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Anti-Bevin Teachers Group Visits Bowling Green on Statewide Tour

Elena Kuhn

Three weeks before Election Day, some public school teachers in Kentucky are pressing voters to make Matt Bevin a one-term governor. 

Several retired educators brought what they call their “Won’t Be Bullied By Bevin” tour to Bowling Green on Tuesday.  The group made stops last week in Henderson and Pikeville.

The tour, spearheaded by the Kentucky Democratic Party, is working to elect Bevin’s Democratic challenger, Andy Beshear, in the Nov. 5 election. 

The teachers say Bevin made disparaging remarks toward them during protests over pension reform, accusing them of throwing temper tantrums, being selfish and ignorant, and having a thug mentality.  State Representative Patti Minter is a Democrat from Bowling Green, and History Professor at Western Kentucky University.

Credit Lisa Autry

“That’s not okay behavior," Minter said. "As someone who works in a classroom, that’s not behavior I would allow in my classroom, and it’s not behavior that is appropriate for the chief executive of a great commonwealth like Kentucky.”

Bevin has stated that he regrets nothing he has said about educators and that his comments have been taken out of context.  The Republican incumbent said he took on the task of pension reform out of necessity as the retirement plans teeter on bankruptcy.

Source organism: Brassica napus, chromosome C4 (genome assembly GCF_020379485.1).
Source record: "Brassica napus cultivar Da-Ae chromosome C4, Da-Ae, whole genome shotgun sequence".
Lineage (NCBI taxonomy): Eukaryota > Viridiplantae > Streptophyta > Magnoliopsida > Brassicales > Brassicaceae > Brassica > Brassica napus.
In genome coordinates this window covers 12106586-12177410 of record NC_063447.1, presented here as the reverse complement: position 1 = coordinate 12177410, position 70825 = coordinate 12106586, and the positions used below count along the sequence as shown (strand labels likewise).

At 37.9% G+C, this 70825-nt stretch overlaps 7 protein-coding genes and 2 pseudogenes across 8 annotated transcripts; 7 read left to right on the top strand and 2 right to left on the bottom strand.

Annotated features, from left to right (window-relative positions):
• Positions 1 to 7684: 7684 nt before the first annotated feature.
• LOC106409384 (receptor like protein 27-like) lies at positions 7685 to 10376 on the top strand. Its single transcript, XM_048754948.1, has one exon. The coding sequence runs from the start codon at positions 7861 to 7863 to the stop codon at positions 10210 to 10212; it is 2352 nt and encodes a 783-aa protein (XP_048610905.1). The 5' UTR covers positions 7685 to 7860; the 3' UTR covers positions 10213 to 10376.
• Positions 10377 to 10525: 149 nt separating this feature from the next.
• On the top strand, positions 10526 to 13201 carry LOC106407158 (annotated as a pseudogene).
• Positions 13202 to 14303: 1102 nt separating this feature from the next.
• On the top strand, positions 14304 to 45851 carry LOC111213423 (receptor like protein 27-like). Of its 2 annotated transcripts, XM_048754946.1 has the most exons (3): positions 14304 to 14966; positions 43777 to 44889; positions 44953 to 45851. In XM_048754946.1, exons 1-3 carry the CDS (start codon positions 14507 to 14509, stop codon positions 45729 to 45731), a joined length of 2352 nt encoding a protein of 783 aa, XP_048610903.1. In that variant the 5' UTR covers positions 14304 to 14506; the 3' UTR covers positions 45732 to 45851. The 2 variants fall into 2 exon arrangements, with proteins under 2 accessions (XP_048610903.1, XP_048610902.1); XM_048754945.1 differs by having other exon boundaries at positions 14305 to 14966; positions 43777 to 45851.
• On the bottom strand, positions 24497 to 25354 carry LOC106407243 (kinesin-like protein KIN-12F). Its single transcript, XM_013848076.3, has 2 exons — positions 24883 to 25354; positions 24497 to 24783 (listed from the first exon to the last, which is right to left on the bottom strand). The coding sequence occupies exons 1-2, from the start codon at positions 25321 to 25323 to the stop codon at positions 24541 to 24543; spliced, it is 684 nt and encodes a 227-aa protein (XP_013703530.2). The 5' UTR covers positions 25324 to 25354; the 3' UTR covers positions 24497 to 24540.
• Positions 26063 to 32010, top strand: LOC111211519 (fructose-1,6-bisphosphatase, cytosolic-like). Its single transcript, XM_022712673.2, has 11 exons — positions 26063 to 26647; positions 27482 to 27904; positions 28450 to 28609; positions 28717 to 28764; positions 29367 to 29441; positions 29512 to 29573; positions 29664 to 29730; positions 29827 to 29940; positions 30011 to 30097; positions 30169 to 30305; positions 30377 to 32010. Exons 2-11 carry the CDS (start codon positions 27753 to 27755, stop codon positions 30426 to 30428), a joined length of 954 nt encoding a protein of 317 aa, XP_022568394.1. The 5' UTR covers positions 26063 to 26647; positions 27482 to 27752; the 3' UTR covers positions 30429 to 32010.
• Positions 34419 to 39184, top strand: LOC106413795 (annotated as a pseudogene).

“The apple doesn’t fall far from the tree, and Andy Beshear’s dad robbed $8 billion from the teachers’ pension plan," Bevin said during a stop in Bowling Green last week. "That should concern people.”

While he has lost political points with many educators, Bevin maintains he’s the only governor to fully fund the teacher’s retirement system, and the first to use 100 percent of lottery proceeds for education.

Lisa is a Scottsville native and WKU alum. She has worked in radio as a news reporter and anchor for 18 years. Prior to joining WKU Public Radio, she most recently worked at WHAS in Louisville and WLAC in Nashville. She has received numerous awards from the Associated Press, including Best Reporter in Kentucky. Many of her stories have been heard on NPR.
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